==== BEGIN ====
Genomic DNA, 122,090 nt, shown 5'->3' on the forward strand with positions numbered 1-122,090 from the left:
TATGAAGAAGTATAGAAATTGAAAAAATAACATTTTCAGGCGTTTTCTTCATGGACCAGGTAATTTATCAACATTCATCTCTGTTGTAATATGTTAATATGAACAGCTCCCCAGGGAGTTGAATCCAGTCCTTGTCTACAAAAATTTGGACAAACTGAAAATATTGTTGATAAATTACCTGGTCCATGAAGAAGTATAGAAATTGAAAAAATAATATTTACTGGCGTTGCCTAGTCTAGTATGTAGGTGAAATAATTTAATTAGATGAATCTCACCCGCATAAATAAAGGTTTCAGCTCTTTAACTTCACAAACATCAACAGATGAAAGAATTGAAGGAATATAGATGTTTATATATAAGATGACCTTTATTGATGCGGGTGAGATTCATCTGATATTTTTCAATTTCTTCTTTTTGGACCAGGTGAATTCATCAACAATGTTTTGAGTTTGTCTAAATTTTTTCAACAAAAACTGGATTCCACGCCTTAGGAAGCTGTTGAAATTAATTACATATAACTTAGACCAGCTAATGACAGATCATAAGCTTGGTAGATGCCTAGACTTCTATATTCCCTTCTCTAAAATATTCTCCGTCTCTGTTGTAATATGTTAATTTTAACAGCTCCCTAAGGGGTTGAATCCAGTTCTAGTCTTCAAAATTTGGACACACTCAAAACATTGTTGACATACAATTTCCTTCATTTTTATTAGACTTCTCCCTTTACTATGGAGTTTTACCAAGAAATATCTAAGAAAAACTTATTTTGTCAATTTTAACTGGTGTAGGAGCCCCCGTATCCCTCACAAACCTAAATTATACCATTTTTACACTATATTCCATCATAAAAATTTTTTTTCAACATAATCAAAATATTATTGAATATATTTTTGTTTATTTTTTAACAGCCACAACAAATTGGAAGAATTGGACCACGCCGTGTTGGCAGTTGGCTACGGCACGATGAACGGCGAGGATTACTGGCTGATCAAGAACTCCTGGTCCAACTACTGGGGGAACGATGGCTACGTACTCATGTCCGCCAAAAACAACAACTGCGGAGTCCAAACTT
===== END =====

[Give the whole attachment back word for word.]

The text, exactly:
Genomic DNA, 122,090 nt, shown 5'->3' on the forward strand with positions numbered 1-122,090 from the left:
TATGAAGAAGTATAGAAATTGAAAAAATAACATTTTCAGGCGTTTTCTTCATGGACCAGGTAATTTATCAACATTCATCTCTGTTGTAATATGTTAATATGAACAGCTCCCCAGGGAGTTGAATCCAGTCCTTGTCTACAAAAATTTGGACAAACTGAAAATATTGTTGATAAATTACCTGGTCCATGAAGAAGTATAGAAATTGAAAAAATAATATTTACTGGCGTTGCCTAGTCTAGTATGTAGGTGAAATAATTTAATTAGATGAATCTCACCCGCATAAATAAAGGTTTCAGCTCTTTAACTTCACAAACATCAACAGATGAAAGAATTGAAGGAATATAGATGTTTATATATAAGATGACCTTTATTGATGCGGGTGAGATTCATCTGATATTTTTCAATTTCTTCTTTTTGGACCAGGTGAATTCATCAACAATGTTTTGAGTTTGTCTAAATTTTTTCAACAAAAACTGGATTCCACGCCTTAGGAAGCTGTTGAAATTAATTACATATAACTTAGACCAGCTAATGACAGATCATAAGCTTGGTAGATGCCTAGACTTCTATATTCCCTTCTCTAAAATATTCTCCGTCTCTGTTGTAATATGTTAATTTTAACAGCTCCCTAAGGGGTTGAATCCAGTTCTAGTCTTCAAAATTTGGACACACTCAAAACATTGTTGACATACAATTTCCTTCATTTTTATTAGACTTCTCCCTTTACTATGGAGTTTTACCAAGAAATATCTAAGAAAAACTTATTTTGTCAATTTTAACTGGTGTAGGAGCCCCCGTATCCCTCACAAACCTAAATTATACCATTTTTACACTATATTCCATCATAAAAATTTTTTTTCAACATAATCAAAATATTATTGAATATATTTTTGTTTATTTTTTAACAGCCACAACAAATTGGAAGAATTGGACCACGCCGTGTTGGCAGTTGGCTACGGCACGATGAACGGCGAGGATTACTGGCTGATCAAGAACTCCTGGTCCAACTACTGGGGGAACGATGGCTACGTACTCATGTCCGCCAAAAACAACAACTGCGGAGTCCAAACTT